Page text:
I was now a far cry from that little boy in New Mexico, sitting in yet another tough predicament. I hadn’t been yelled at since the last time she yelled at me. And that wasn’t that long ago. In her defense, things had been moving pretty fast. We are all victims of the times — and for the most part, by our own doings.
For some reason, I thought back to being a boy. When we were driving the truck through the ranch, we would sometimes stop to have a pee and stretch our legs. Bouncing around the frontier with a full bladder is no fun, let me tell you; so we’d pull off the road and get out. I trotted to a nearby bush and proceeded to relieve myself. My granddad and uncle went toward the back of the truck to kick out a fresh salt block for the nearest herd, and then they’d have a smoke break or water a tree. I was too young to remember the best details. And memories have a funny way of painting over themselves every year, I’ve found.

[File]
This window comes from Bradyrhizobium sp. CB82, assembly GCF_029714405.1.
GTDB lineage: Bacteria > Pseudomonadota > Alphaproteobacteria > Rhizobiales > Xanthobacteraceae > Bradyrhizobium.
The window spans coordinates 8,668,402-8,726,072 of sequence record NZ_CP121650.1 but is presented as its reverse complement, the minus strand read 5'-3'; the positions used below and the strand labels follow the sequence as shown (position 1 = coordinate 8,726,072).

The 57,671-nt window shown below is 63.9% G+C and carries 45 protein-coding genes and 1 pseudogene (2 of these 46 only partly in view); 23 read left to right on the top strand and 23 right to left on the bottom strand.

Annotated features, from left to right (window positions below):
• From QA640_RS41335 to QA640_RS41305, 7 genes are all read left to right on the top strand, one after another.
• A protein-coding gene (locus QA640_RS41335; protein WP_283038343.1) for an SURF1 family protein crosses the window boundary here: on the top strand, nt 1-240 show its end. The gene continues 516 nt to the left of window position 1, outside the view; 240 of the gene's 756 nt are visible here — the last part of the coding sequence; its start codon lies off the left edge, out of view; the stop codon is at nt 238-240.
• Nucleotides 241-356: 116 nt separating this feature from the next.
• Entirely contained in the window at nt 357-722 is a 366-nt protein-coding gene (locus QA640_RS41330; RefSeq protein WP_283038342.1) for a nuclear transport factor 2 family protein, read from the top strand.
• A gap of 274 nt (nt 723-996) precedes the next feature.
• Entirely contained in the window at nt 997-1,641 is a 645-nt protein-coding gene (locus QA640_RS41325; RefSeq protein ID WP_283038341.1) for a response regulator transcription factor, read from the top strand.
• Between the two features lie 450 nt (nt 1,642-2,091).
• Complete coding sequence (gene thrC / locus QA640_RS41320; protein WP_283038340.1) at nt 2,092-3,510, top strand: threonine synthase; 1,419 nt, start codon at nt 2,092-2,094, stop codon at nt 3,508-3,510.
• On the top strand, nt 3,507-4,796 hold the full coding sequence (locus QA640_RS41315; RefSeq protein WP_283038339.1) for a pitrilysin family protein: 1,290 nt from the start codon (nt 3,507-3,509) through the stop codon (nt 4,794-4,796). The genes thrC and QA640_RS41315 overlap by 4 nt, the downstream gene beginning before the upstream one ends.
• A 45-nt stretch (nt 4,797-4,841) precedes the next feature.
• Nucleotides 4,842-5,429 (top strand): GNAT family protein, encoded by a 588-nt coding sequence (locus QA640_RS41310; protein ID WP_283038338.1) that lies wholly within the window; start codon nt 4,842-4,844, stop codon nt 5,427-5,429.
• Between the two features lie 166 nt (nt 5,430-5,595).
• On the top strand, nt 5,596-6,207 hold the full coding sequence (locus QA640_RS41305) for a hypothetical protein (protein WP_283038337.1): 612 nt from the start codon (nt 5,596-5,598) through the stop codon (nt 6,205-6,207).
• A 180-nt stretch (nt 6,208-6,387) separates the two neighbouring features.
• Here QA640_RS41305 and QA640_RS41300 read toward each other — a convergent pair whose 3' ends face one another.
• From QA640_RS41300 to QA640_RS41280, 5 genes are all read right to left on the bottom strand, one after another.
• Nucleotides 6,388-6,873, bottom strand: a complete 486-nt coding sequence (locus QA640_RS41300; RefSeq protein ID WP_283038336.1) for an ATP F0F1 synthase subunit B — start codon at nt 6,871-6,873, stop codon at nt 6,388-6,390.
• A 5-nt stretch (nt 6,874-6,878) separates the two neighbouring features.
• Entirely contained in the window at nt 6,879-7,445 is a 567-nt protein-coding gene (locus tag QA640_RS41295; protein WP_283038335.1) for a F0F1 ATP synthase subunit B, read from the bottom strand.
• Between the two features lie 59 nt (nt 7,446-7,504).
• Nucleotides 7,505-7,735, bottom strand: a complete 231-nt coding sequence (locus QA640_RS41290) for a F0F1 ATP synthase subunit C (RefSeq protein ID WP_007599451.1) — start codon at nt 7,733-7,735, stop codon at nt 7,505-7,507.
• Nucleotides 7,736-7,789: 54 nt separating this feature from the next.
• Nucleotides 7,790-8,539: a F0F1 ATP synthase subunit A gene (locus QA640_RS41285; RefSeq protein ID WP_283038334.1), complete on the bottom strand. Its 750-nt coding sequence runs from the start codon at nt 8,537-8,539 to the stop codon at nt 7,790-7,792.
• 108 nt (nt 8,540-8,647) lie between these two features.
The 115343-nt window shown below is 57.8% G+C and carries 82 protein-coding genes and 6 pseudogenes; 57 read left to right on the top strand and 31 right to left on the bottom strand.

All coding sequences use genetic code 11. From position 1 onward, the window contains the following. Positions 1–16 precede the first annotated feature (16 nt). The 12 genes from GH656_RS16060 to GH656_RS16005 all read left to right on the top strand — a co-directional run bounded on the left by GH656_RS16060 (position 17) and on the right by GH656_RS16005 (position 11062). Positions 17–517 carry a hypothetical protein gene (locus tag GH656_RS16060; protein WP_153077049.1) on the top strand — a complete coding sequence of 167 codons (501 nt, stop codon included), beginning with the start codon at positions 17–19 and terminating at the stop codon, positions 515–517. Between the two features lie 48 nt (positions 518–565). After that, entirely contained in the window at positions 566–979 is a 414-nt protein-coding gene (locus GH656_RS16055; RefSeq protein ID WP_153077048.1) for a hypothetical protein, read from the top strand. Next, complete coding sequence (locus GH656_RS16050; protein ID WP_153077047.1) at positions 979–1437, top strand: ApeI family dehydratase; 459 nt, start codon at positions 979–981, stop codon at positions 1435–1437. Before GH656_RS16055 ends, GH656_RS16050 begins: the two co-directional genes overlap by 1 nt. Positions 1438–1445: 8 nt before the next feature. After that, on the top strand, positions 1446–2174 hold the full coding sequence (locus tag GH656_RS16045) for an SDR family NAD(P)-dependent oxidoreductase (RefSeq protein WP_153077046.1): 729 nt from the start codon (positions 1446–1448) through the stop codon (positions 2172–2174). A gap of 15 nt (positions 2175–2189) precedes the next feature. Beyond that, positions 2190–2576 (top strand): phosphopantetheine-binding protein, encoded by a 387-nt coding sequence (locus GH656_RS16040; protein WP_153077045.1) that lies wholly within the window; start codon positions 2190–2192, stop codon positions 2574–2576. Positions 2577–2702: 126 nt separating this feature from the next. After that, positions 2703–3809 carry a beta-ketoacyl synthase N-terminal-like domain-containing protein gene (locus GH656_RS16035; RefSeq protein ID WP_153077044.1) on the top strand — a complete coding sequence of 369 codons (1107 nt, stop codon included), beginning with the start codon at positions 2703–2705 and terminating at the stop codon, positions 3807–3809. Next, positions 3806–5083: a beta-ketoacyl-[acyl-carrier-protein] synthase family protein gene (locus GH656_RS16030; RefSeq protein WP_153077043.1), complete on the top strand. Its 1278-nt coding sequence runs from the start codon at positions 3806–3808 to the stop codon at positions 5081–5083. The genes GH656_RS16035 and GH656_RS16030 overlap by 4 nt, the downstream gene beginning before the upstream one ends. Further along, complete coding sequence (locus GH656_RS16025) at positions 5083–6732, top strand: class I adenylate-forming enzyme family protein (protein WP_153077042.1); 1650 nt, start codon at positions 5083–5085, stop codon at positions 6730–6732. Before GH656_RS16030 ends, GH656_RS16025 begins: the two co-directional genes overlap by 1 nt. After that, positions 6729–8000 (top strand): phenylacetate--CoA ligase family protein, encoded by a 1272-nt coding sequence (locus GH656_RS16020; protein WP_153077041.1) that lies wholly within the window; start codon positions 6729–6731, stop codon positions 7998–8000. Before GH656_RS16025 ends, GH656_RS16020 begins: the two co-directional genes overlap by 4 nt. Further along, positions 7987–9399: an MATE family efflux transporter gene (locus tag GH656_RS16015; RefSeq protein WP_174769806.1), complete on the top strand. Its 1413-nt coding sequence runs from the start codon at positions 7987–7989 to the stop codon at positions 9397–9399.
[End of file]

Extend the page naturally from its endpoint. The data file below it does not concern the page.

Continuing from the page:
“Teo!” My grandad called out to me, as I walked over to him. He wiped some grease off his fingers with a rag, a cigarette dangling from his lips. Then he reached over and painted two dark circles around my eyes with his fingers, and then he dragged a line down from each eye. The two men chuckled between themselves, “Now you’ve got your war paint,” he said.
I felt my eyes go wide as she lowered the barrel of the gun back down to my forehead. Now I knew it was loaded, whereas it was only a possibility before. And as my luck would have it, she looked as though she had found the gun’s safety, and had taken it off.
Her dad must have helped her.
“I saw you with her last night…” She whispered, “I saw the whole thing.”
“What are you talking about?” I said. “What happened?”
“You were all over that British girl! I’ve seen you looking at her page! Who is she!?”
“We’re just friends!” I yelled up at her. “There’s nothing going on!”